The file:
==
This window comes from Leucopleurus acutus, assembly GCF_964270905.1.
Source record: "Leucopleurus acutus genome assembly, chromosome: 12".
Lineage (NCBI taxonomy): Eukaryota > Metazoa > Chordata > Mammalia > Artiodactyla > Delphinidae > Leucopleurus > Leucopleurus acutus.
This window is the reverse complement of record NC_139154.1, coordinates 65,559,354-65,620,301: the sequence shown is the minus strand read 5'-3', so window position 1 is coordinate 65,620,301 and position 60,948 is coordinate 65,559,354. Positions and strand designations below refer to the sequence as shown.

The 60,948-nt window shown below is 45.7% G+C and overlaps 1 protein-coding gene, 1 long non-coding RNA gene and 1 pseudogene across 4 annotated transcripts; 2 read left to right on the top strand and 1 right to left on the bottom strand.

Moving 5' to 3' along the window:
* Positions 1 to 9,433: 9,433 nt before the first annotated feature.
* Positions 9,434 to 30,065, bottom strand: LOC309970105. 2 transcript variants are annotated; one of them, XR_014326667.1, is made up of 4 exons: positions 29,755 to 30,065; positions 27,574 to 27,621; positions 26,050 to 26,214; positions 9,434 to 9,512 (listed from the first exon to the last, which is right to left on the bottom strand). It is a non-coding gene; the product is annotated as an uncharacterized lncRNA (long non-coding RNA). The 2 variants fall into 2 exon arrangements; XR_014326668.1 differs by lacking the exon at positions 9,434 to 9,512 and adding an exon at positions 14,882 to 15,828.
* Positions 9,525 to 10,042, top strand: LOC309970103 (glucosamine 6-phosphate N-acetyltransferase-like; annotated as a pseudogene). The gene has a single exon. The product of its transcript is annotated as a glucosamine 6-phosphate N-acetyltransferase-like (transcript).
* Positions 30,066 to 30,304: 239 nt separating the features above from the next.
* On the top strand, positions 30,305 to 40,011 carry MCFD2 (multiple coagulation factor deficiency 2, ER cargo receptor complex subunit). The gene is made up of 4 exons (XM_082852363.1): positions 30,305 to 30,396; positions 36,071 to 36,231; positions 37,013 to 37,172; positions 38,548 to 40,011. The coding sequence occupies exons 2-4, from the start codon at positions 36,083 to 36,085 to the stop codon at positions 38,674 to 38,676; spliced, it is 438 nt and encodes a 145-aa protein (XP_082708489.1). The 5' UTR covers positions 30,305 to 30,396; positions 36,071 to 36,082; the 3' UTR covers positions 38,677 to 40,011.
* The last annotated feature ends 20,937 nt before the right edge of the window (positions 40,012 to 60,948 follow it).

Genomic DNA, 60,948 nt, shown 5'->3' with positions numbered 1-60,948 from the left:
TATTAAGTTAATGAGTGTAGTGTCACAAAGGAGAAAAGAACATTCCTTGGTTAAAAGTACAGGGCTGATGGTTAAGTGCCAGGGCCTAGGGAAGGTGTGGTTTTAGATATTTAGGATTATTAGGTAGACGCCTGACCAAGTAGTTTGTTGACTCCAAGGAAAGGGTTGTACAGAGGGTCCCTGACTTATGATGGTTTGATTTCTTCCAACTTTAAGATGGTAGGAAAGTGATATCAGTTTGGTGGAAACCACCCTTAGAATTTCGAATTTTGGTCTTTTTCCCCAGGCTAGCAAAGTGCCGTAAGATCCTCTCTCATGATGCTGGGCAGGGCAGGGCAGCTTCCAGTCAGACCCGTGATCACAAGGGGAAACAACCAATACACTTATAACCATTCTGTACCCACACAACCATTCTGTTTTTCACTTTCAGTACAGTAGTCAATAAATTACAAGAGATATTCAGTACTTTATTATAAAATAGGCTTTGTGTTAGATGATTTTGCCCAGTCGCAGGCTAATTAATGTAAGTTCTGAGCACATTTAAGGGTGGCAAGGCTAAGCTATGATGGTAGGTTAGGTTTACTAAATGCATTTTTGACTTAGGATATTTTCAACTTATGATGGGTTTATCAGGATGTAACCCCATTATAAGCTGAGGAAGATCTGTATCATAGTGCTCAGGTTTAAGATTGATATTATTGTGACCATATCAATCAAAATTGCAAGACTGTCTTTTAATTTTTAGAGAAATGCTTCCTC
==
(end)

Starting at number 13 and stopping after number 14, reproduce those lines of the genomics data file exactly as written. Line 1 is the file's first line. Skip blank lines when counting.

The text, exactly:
Genomic DNA, 60,948 nt, shown 5'->3' with positions numbered 1-60,948 from the left:
TATTAAGTTAATGAGTGTAGTGTCACAAAGGAGAAAAGAACATTCCTTGGTTAAAAGTACAGGGCTGATGGTTAAGTGCCAGGGCCTAGGGAAGGTGTGGTTTTAGATATTTAGGATTATTAGGTAGACGCCTGACCAAGTAGTTTGTTGACTCCAAGGAAAGGGTTGTACAGAGGGTCCCTGACTTATGATGGTTTGATTTCTTCCAACTTTAAGATGGTAGGAAAGTGATATCAGTTTGGTGGAAACCACCCTTAGAATTTCGAATTTTGGTCTTTTTCCCCAGGCTAGCAAAGTGCCGTAAGATCCTCTCTCATGATGCTGGGCAGGGCAGGGCAGCTTCCAGTCAGACCCGTGATCACAAGGGGAAACAACCAATACACTTATAACCATTCTGTACCCACACAACCATTCTGTTTTTCACTTTCAGTACAGTAGTCAATAAATTACAAGAGATATTCAGTACTTTATTATAAAATAGGCTTTGTGTTAGATGATTTTGCCCAGTCGCAGGCTAATTAATGTAAGTTCTGAGCACATTTAAGGGTGGCAAGGCTAAGCTATGATGGTAGGTTAGGTTTACTAAATGCATTTTTGACTTAGGATATTTTCAACTTATGATGGGTTTATCAGGATGTAACCCCATTATAAGCTGAGGAAGATCTGTATCATAGTGCTCAGGTTTAAGATTGATATTATTGTGACCATATCAATCAAAATTGCAAGACTGTCTTTTAATTTTTAGAGAAATGCTTCCTC